Tuesday 18 January 2022, 4.00PM to 5:30 PM
Speaker(s): Dr Mark Hutchinson
The music of the Austrian composer Hans Zender (1936–2019) is notable for its creative exploration of issues of timbre, temporality and communication. These concerns are reflected especially in the series of ‘composed interpretations’ (komponierte Interpretationen) he produced between 1982 and 2011. In these works, Zender blurred the boundary between transcription, recomposition and commentary, taking canonic compositions by Haydn, Beethoven, Schubert and Schumann and subjecting them to layers of modernist distortion and transformation. Yet his stated goal was not so much to critique the past or lament it nostalgically, but to establish a creative dialogue with it. Building on the ideas of his mentor Berndt Alois Zimmermann, Zender outlined his desire to revisit the central technical and aesthetic innovations of the originals in a fresh light, to recover some of the eccentricities or idiosyncrasies contemporary audiences may have heard in them, and to challenge the monolithic interpretations of musical history that have sometimes been built around them. In this paper, I’ll look at how these issues play out in Zender’s reworkings of Schubert’s Winterreise (1993) and Beethoven’s ‘Diabelli’ Variations (2011).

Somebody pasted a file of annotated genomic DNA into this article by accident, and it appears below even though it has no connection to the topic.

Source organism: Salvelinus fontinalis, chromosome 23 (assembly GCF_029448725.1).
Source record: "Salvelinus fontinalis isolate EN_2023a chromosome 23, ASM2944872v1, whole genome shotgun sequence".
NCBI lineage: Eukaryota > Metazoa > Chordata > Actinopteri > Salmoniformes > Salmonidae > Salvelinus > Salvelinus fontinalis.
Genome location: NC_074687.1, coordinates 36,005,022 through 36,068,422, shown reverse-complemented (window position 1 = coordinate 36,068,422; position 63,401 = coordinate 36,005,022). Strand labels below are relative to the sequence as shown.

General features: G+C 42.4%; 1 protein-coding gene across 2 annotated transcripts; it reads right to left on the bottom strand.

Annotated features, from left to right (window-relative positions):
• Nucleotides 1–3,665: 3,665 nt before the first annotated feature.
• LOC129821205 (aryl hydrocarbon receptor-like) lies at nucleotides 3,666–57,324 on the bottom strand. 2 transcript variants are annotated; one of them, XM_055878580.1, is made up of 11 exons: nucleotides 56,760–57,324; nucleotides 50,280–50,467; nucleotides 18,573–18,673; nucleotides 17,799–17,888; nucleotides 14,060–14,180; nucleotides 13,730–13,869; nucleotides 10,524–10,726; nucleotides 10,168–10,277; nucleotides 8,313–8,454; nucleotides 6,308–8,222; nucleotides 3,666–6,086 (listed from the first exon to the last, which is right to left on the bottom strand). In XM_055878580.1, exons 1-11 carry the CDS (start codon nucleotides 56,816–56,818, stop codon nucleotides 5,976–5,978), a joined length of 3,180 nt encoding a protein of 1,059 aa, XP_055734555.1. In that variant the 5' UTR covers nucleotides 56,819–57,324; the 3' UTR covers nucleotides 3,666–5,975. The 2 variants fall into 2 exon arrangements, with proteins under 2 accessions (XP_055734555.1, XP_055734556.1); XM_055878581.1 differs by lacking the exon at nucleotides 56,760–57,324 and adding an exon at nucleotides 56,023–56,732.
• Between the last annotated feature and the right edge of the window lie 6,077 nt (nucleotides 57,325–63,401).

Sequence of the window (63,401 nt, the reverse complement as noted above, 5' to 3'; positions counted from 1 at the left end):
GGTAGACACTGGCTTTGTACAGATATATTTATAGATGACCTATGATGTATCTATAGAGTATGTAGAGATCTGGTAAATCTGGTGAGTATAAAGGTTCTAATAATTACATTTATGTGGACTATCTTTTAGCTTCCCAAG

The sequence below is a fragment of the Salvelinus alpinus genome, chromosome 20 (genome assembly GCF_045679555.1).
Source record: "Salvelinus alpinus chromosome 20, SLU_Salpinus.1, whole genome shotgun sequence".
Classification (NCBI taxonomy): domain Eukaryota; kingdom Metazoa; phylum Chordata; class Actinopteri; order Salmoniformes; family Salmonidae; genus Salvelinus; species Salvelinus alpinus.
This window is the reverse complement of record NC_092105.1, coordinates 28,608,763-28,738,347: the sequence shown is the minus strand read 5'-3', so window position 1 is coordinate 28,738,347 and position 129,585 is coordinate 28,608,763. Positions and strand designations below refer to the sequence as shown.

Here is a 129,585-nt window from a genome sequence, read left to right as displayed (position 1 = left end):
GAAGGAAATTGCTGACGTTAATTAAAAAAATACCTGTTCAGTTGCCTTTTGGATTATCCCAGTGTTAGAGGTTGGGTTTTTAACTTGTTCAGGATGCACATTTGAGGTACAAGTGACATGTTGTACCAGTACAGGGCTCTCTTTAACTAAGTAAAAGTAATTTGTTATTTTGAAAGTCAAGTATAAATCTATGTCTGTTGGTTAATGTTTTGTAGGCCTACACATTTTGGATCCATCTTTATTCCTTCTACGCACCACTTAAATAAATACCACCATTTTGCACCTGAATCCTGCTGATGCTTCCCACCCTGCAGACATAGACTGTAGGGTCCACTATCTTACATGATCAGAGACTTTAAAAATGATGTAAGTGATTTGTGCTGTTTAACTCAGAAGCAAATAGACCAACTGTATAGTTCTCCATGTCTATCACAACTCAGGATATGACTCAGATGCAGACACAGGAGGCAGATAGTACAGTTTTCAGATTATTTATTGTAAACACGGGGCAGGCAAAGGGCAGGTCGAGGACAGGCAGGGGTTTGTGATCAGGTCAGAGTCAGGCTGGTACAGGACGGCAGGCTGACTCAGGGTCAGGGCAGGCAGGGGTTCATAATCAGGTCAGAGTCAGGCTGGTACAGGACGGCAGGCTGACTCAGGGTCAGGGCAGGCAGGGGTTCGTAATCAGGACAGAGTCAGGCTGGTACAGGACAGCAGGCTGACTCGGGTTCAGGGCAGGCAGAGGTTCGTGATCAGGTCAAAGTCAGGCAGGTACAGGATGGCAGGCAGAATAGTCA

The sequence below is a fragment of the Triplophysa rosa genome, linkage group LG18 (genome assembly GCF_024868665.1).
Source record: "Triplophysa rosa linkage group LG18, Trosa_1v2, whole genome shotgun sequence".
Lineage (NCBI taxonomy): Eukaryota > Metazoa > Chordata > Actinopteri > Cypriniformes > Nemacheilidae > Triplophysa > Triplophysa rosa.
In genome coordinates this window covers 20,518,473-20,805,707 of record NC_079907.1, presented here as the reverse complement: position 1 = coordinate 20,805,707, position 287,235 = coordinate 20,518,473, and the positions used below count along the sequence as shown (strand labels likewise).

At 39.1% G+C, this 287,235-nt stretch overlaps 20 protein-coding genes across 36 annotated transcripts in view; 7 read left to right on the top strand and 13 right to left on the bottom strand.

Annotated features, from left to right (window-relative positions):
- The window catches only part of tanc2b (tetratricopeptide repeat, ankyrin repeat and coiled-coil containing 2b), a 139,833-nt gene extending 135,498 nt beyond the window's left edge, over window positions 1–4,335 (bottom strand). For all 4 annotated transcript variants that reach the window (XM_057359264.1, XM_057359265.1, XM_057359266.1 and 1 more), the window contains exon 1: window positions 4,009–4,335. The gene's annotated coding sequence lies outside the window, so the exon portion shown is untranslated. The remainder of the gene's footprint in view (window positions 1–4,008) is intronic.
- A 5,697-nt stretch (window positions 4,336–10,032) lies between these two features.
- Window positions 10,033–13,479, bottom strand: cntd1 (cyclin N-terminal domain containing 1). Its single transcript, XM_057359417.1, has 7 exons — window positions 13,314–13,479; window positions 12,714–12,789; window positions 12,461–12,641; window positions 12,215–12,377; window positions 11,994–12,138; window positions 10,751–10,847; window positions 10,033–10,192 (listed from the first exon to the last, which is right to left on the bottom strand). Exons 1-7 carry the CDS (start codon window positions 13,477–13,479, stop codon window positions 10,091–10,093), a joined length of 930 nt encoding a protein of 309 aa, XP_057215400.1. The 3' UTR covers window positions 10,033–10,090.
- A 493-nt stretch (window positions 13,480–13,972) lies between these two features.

Mark Hutchinson is a Lecturer in Music at the University of York, where he is a member of the Contemporary Music Research Centre. His research focusses upon creative approaches towards the analysis of recent contemporary music. His book Coherence in New Music: Experience, Aesthetics, Analysis (Ashgate, 2016) uses ideas from a variety of different disciplines to argue for a novel concept of coherence within recent classical music. He has published articles examining overlaps between music, literature and philosophy in works by Henri Dutilleux, Tōru Takemitsu and Georg Friedrich Haas. He is also active as a piano accompanist and oboist.
Meeting ID: 974 1147 1887
Location: Zoom, or in-person in Room D003 (Sally Baldwin Buildings, D Block)